Paley reminiscent of Carrie, Heathers, Jawbreaker, and even the more lurid sister-dramas of Bette Davis, the classy/trashy 2006 release The Quiet is a heavy-handed gothic thriller that touches on every teen phobia from incest, to eating disorders, to not making the cheerleaders' squad.
A luminous Camilla Belle plays Dot, a deaf-mute orphan who's recently been taken in by the dysfunctional parents of her childhood best friend, Nina (Elisha Cuthbert). Popular and pretty Nina's no longer friendly, and as she sets out to make Dot's life a living hell, we get a glimpse into her own hellish existence. Nina's overly affectionate dad (Martin Donovan) gets his jollies between his daughter's bed-sheets, while her nearly catatonic, home-décor obsessed mom (Edie Falco) pops pills between crying jags.
Dot tries to stay on the sidelines and just watch the madness unfold in her silent, judgmental manner, but when Nina draws her into a fatal web, Dot's own dark secrets come to the fore. Nasty sex, bitch-slapping and malevolent teen pranks are peppered throughout the plot, which culminates in a big showdown at the prom. Crazily compulsive viewing, The Quiet is definitely deserving of cult status.
It's hard to know whether to laugh or cry while watching The Quiet — female director Jamie Babbit (next up: Itty Bitty Titty Committee in 2007) does an interesting job on helming this quirky, unsettling film which was penned unabashedly by the green screenwriting team of Abdi Nazemian and Micah Schraft. The trio can't quite keep all the ben-wa balls in the air, but considering the subject matter, I can't think of a better way to unfurl the sordid story (fortunately, all of the actors are very much up to the task).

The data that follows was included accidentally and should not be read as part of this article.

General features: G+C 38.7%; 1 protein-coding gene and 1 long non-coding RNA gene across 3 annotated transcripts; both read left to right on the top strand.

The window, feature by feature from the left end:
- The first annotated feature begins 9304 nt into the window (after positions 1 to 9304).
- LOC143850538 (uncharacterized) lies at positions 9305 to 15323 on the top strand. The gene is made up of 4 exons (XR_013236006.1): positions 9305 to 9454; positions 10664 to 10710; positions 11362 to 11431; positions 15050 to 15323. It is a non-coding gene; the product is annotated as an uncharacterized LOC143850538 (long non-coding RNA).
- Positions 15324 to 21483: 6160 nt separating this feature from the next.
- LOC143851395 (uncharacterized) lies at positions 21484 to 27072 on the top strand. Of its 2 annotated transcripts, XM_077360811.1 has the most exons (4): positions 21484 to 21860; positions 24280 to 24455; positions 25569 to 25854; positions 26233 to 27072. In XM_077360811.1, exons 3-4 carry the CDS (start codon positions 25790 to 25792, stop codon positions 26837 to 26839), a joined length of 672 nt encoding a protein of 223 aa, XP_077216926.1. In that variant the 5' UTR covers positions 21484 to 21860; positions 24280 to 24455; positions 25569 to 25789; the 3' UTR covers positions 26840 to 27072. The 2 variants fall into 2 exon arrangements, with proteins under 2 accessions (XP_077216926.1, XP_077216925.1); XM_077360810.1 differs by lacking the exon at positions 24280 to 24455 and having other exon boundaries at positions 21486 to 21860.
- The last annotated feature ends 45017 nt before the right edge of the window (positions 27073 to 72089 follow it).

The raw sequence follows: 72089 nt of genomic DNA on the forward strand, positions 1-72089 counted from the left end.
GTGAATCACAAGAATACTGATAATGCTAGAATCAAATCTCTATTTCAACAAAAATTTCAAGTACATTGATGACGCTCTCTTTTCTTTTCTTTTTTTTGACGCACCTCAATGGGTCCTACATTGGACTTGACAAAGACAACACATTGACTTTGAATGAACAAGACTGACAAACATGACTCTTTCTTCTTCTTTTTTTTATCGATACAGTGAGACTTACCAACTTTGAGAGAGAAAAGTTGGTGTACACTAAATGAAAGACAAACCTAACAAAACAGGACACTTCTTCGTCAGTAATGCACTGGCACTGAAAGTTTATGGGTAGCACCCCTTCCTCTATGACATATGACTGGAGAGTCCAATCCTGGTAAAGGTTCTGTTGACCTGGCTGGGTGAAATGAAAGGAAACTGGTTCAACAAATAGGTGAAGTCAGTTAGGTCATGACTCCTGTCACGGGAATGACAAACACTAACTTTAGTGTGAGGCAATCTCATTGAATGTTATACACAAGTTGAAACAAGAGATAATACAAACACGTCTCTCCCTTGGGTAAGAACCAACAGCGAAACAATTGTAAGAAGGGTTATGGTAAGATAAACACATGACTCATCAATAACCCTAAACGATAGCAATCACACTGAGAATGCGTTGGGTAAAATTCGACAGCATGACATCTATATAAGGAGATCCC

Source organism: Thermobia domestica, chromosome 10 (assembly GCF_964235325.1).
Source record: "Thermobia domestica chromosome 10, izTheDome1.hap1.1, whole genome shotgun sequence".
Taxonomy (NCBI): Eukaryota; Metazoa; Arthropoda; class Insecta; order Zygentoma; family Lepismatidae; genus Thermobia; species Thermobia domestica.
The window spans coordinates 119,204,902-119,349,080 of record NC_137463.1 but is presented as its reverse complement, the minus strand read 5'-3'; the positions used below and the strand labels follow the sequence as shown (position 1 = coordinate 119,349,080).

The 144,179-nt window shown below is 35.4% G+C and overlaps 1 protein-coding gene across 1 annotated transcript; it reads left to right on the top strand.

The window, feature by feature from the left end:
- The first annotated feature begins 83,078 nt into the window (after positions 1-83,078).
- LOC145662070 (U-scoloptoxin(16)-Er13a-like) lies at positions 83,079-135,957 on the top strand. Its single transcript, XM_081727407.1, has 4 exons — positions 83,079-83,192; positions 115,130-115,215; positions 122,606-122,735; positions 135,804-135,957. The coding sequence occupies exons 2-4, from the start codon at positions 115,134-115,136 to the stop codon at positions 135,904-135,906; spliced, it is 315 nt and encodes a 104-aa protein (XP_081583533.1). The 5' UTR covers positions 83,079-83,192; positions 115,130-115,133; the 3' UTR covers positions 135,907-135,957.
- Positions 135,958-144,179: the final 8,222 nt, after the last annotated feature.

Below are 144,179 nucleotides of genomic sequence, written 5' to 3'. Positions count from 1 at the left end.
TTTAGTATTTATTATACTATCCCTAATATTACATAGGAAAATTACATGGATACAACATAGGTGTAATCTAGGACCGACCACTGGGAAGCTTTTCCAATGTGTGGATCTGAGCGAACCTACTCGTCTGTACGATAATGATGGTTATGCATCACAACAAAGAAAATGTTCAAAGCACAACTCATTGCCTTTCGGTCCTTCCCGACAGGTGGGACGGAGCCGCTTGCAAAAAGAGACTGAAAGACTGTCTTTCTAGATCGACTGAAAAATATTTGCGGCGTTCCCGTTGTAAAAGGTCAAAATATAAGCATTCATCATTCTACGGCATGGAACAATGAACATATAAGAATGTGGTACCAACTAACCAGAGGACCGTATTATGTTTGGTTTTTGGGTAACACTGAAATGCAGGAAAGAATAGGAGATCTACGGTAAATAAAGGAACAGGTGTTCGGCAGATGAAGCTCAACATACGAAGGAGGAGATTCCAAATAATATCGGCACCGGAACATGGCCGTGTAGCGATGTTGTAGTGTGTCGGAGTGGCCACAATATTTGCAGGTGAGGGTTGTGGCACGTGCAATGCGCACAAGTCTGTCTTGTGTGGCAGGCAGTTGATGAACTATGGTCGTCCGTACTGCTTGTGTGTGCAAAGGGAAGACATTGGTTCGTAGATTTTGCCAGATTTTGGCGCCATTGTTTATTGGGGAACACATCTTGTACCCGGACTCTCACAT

The music is moody, and most impressive is the gorgeously dark and lushly detailed cinematography by M. David Mullen, using an HD camera. Here's a relatively low-budget film that looks and feels every bit as expensive as any blockbuster — let it be a lesson to indie filmmakers with digital cams in hand.
Fortunately, the DVD provides a lot of the back-story through the additional release material. There's a featurette on the script development, Mullen's cinematography, and a behind-the-scenes look at the cringe-inducting fetal-pig dissection scene.
= = =Reviewed by Staci Layne Wilson